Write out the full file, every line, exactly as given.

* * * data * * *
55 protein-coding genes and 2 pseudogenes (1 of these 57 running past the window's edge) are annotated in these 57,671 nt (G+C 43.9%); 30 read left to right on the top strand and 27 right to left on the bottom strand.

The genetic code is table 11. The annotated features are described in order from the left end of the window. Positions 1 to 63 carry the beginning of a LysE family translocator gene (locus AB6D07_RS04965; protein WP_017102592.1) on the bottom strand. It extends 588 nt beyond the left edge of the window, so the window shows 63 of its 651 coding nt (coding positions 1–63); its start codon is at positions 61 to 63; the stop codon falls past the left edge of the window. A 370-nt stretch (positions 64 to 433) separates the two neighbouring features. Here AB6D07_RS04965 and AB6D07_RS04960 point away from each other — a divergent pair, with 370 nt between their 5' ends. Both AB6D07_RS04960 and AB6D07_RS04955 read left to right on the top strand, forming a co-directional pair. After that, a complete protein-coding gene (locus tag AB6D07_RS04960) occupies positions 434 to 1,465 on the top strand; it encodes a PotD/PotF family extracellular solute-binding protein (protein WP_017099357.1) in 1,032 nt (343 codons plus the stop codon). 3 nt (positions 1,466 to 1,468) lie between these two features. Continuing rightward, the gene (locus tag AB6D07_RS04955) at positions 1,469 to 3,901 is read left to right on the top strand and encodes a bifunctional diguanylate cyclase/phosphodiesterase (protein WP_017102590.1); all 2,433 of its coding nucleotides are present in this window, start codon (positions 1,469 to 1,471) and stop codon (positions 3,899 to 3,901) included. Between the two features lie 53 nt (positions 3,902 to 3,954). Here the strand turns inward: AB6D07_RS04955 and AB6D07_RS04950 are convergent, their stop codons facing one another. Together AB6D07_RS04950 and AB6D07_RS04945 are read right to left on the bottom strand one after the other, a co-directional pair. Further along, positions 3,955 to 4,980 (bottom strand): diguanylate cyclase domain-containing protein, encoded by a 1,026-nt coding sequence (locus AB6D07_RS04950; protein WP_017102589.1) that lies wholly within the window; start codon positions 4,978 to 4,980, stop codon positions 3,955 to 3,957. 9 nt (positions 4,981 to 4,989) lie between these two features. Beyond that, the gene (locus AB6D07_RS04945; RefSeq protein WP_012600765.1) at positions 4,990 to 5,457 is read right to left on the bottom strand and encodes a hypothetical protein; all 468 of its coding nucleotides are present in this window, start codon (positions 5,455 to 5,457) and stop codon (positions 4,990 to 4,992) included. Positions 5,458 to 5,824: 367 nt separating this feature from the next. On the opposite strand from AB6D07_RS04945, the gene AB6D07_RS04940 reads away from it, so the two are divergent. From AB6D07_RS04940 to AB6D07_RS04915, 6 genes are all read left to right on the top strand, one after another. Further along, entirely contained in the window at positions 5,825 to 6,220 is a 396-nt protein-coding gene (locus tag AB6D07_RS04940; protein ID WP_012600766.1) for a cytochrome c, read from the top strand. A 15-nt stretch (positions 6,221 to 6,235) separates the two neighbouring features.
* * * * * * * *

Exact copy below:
55 protein-coding genes and 2 pseudogenes (1 of these 57 running past the window's edge) are annotated in these 57,671 nt (G+C 43.9%); 30 read left to right on the top strand and 27 right to left on the bottom strand.

The genetic code is table 11. The annotated features are described in order from the left end of the window. Positions 1 to 63 carry the beginning of a LysE family translocator gene (locus AB6D07_RS04965; protein WP_017102592.1) on the bottom strand. It extends 588 nt beyond the left edge of the window, so the window shows 63 of its 651 coding nt (coding positions 1–63); its start codon is at positions 61 to 63; the stop codon falls past the left edge of the window. A 370-nt stretch (positions 64 to 433) separates the two neighbouring features. Here AB6D07_RS04965 and AB6D07_RS04960 point away from each other — a divergent pair, with 370 nt between their 5' ends. Both AB6D07_RS04960 and AB6D07_RS04955 read left to right on the top strand, forming a co-directional pair. After that, a complete protein-coding gene (locus tag AB6D07_RS04960) occupies positions 434 to 1,465 on the top strand; it encodes a PotD/PotF family extracellular solute-binding protein (protein WP_017099357.1) in 1,032 nt (343 codons plus the stop codon). 3 nt (positions 1,466 to 1,468) lie between these two features. Continuing rightward, the gene (locus tag AB6D07_RS04955) at positions 1,469 to 3,901 is read left to right on the top strand and encodes a bifunctional diguanylate cyclase/phosphodiesterase (protein WP_017102590.1); all 2,433 of its coding nucleotides are present in this window, start codon (positions 1,469 to 1,471) and stop codon (positions 3,899 to 3,901) included. Between the two features lie 53 nt (positions 3,902 to 3,954). Here the strand turns inward: AB6D07_RS04955 and AB6D07_RS04950 are convergent, their stop codons facing one another. Together AB6D07_RS04950 and AB6D07_RS04945 are read right to left on the bottom strand one after the other, a co-directional pair. Further along, positions 3,955 to 4,980 (bottom strand): diguanylate cyclase domain-containing protein, encoded by a 1,026-nt coding sequence (locus AB6D07_RS04950; protein WP_017102589.1) that lies wholly within the window; start codon positions 4,978 to 4,980, stop codon positions 3,955 to 3,957. 9 nt (positions 4,981 to 4,989) lie between these two features. Beyond that, the gene (locus AB6D07_RS04945; RefSeq protein WP_012600765.1) at positions 4,990 to 5,457 is read right to left on the bottom strand and encodes a hypothetical protein; all 468 of its coding nucleotides are present in this window, start codon (positions 5,455 to 5,457) and stop codon (positions 4,990 to 4,992) included. Positions 5,458 to 5,824: 367 nt separating this feature from the next. On the opposite strand from AB6D07_RS04945, the gene AB6D07_RS04940 reads away from it, so the two are divergent. From AB6D07_RS04940 to AB6D07_RS04915, 6 genes are all read left to right on the top strand, one after another. Further along, entirely contained in the window at positions 5,825 to 6,220 is a 396-nt protein-coding gene (locus tag AB6D07_RS04940; protein ID WP_012600766.1) for a cytochrome c, read from the top strand. A 15-nt stretch (positions 6,221 to 6,235) separates the two neighbouring features.